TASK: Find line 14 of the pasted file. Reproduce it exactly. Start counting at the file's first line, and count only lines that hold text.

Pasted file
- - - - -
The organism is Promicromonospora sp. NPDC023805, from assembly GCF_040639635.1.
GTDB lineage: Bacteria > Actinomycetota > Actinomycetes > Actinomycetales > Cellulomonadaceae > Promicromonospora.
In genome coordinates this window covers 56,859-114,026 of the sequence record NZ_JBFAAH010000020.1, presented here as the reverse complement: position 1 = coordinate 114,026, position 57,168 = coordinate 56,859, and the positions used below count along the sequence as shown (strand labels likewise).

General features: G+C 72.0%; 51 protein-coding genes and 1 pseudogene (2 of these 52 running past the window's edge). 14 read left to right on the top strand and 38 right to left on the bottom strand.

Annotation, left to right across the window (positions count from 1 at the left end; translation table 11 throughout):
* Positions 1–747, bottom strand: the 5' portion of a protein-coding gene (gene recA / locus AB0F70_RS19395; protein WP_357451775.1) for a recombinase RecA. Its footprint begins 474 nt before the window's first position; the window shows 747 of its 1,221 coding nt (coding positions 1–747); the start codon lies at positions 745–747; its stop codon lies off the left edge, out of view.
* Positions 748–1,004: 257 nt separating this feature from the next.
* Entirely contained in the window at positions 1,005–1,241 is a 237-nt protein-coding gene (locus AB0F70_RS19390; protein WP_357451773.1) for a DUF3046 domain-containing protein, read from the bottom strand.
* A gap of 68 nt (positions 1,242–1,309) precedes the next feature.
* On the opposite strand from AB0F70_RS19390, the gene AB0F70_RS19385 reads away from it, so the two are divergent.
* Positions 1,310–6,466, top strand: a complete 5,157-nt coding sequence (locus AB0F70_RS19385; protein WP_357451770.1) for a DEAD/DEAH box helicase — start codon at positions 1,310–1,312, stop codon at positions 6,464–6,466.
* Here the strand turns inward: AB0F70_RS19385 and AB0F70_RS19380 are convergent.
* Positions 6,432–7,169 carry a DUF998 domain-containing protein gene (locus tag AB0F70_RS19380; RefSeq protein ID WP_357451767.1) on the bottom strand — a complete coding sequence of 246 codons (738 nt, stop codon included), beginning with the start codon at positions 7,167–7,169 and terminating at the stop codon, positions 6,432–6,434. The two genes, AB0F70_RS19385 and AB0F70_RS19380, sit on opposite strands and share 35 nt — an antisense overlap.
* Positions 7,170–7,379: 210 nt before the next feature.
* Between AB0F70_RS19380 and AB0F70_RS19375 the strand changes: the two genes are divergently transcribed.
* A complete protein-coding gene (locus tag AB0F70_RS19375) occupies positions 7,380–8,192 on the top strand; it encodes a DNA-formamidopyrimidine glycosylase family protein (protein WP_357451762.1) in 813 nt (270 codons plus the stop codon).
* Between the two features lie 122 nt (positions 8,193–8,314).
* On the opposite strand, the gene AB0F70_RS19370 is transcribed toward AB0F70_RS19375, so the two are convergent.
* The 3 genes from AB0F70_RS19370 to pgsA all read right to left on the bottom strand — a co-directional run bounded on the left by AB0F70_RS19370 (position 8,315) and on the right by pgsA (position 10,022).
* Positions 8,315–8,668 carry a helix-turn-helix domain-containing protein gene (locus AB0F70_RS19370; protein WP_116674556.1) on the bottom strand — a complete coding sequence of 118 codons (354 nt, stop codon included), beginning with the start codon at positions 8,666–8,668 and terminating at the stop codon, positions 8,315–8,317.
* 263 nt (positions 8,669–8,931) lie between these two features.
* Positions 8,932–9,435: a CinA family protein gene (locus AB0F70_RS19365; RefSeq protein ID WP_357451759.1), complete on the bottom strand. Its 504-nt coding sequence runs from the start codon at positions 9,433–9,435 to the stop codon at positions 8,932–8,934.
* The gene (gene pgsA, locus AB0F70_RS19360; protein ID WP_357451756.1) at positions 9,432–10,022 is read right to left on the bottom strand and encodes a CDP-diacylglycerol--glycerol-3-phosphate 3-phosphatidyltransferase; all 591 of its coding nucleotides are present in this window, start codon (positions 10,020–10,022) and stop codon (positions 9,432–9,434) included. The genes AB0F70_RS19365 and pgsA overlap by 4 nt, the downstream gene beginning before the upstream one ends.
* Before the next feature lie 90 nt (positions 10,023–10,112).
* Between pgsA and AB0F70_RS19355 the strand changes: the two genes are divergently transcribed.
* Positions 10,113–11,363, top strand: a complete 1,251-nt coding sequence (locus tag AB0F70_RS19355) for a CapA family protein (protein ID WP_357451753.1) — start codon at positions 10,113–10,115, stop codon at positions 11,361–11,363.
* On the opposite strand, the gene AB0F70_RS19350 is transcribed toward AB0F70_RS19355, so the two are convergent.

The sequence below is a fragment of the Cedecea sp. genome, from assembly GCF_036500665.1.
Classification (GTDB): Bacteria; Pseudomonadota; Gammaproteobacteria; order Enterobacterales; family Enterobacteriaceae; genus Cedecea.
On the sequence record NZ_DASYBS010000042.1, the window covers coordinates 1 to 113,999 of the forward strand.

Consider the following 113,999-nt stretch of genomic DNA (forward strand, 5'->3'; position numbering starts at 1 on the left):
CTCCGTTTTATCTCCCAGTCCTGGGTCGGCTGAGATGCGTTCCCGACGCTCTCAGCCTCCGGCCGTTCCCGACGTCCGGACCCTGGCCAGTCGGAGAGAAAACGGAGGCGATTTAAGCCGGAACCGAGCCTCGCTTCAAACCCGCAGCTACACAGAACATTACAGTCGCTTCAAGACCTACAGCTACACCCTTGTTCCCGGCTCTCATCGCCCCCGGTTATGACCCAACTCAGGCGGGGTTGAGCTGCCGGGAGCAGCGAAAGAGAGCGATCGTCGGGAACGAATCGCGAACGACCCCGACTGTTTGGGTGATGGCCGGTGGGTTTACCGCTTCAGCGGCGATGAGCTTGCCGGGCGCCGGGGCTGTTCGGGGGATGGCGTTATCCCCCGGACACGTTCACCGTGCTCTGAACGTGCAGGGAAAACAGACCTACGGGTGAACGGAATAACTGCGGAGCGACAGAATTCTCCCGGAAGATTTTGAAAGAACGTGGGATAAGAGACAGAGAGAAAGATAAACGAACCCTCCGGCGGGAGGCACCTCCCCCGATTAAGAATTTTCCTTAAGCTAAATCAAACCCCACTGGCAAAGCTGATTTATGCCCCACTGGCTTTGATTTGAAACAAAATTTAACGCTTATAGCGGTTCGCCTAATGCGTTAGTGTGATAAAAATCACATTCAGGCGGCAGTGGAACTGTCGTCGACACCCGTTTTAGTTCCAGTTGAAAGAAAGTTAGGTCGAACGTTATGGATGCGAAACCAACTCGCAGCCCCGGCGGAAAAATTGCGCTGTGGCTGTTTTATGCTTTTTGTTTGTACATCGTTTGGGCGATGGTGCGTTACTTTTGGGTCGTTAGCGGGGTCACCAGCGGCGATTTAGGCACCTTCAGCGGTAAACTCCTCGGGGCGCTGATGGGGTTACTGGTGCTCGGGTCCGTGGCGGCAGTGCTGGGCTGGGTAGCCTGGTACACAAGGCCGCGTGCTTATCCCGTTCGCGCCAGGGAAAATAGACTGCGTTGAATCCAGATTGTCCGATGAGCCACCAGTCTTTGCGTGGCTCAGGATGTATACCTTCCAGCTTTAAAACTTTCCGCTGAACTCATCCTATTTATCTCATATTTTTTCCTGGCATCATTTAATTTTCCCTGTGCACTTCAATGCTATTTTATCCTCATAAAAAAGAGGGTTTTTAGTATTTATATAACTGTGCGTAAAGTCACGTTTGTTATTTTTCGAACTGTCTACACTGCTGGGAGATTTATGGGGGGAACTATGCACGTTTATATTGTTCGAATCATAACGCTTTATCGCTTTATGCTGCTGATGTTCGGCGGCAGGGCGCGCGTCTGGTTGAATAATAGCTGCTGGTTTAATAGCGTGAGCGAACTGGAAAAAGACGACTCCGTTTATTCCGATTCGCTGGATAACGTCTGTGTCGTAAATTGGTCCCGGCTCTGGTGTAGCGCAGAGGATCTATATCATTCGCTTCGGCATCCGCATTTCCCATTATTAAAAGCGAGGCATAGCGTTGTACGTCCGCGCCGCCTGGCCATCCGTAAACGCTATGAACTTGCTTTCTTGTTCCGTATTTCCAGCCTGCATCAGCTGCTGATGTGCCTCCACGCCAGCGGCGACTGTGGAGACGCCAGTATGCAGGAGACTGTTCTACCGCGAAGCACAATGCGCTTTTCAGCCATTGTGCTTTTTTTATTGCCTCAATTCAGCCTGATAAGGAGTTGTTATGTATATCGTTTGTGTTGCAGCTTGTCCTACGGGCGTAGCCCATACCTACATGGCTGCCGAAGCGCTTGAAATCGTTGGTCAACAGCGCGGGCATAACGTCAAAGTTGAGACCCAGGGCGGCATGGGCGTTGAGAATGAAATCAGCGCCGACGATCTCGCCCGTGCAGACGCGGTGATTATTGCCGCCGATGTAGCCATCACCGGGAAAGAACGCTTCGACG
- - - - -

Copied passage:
* Positions 7,170–7,379: 210 nt before the next feature.